The literature provided with TridinŽ states that gastric and intestinal irritation is seldom observed. To the same effect, Yngve Ericson, "Monofluorophosphate Physiology: General Considerations," Caries Res. 17 (Suppl. 1), pages 46-55 (1983) reported that "neither in patients nor in numerous experiments with laboratory workers has any subjective discomfort been recorded with doses up to 30 mg F as MFP." However, in one of the present inventor's own clinical studies the patient evaluations, the occurrence of gastric and intestinal distress was observed in a significant number of cases.
Attempts to solve the adverse side effects of gastrointestinal (GI) tract symptoms by minimizing the availability of F ion in the stomach by providing NaF in a sustained release form have only been partially effective in avoiding GI irrigation. More particularly, it has been observed that, while slow release sodium fluoride is well tolerated by approximately 70% of patients, there is adverse gastro-intestinal effectis in the other approximate 30% of patients. Representative U.S. patents related to the use of treatment of patients with a fluoride composition and with a calcium composition are Pat. Nos. 3,287,219, 4,130,630 and 3,345,265.
The present invention provides a fluoride and calcium treatment for osteoporosis, alveolar bone disease and other localized bone disorders which virtually solves the problem of gastric irritation.
Quite surprisingly, in view of the fact that the sustained release type unitary dosage product for administering NaF is only variably effective in avoiding the occurrence of gastric irritation, it has now been discovered that, when MFP is administered in a sustained release form, the occurrence of gastric intestinal irritation is almost totally eliminated.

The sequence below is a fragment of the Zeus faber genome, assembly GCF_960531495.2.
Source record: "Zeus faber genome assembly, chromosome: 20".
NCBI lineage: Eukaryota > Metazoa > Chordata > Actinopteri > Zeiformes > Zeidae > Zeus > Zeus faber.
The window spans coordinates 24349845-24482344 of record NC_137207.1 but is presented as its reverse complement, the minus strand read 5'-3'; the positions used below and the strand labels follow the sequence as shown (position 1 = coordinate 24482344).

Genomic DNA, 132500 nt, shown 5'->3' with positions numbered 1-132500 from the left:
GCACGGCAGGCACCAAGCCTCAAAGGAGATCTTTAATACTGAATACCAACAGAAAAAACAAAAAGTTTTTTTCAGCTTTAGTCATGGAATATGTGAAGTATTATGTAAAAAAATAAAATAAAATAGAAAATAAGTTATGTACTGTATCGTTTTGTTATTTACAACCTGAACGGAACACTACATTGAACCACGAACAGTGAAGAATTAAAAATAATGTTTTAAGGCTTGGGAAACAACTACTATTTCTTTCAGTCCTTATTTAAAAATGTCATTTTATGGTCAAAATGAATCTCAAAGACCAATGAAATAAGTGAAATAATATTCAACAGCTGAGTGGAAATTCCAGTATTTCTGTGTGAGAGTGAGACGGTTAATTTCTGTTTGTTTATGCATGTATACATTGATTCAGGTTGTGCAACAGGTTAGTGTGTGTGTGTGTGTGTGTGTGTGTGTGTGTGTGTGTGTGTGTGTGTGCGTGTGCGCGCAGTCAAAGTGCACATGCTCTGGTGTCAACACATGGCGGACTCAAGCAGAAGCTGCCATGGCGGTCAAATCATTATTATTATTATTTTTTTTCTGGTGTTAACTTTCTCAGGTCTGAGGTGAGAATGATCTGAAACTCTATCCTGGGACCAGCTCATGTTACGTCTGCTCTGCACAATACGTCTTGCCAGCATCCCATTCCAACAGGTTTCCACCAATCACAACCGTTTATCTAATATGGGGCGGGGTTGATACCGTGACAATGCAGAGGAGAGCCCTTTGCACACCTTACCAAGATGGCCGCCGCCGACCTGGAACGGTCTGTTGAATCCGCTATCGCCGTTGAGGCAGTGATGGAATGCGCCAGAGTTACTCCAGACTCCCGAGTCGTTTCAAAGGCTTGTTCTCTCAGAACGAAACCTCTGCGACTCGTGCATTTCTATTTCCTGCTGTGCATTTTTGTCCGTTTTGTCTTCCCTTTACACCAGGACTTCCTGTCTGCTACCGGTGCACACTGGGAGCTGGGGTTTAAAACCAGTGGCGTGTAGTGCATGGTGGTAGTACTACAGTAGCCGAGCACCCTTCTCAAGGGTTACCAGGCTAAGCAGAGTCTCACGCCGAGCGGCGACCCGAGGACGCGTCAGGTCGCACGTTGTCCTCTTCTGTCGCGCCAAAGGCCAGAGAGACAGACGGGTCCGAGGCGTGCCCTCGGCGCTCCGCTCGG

Accordingly, it is an object of this invention to provide a fluoride ion drug preparation with calcium useful in the treatment or prevention of osteoporosis (bone disease) which does not cause adverse GI symptoms, such as gastric irritation.
It is a specific object of this invention to provide a unitary dosage form of MFP with calcium which provides sufficient quantities of F ion to be useful in the prevention or treatment of osteoporosis in which the MFP is administered from the unitary dosage product over the course of at least several hours, preferably a maximum of eight hours, whereby occurrence of gastric irritation is avoided.
It is another object of the invention to provide a method for treating or preventing osteoporosis by administering, at least once daily, to a patient suffering from or at risk of osteoporosis a solid, unitary dosage product containing a sufficient amount of MFP and calcium effective for the promotion of, or maintenance of, formation and strengthening of diseased or weakened bone, wherein the product includes means for slowly releasing the MFP over the course of at least several hours to a maximum of eight hours.
In accordance with these objectives and other objects, which will become apparent from the following description, the present invention provides, in one aspect thereof, a medication for providing fluoride ion and calcium for the treatment or prevention of osteoporosis or other bone disease, including alveolar bone loss, which is in the form of a solid unitary dosage tablet or capsule containing from about 20 milligrams (mg) to about 100 mg of sodium monofluorophosphate (Na2 PO3 F), together with a dosage of calcium-containing composition, and further including means for controlling the release of the monofluorophosphate over a period extending up to a maximum of eight hours whereby the quantity of fluoride ion present in the stomach at any given time is below the threshold value at which gastric irritation will occur.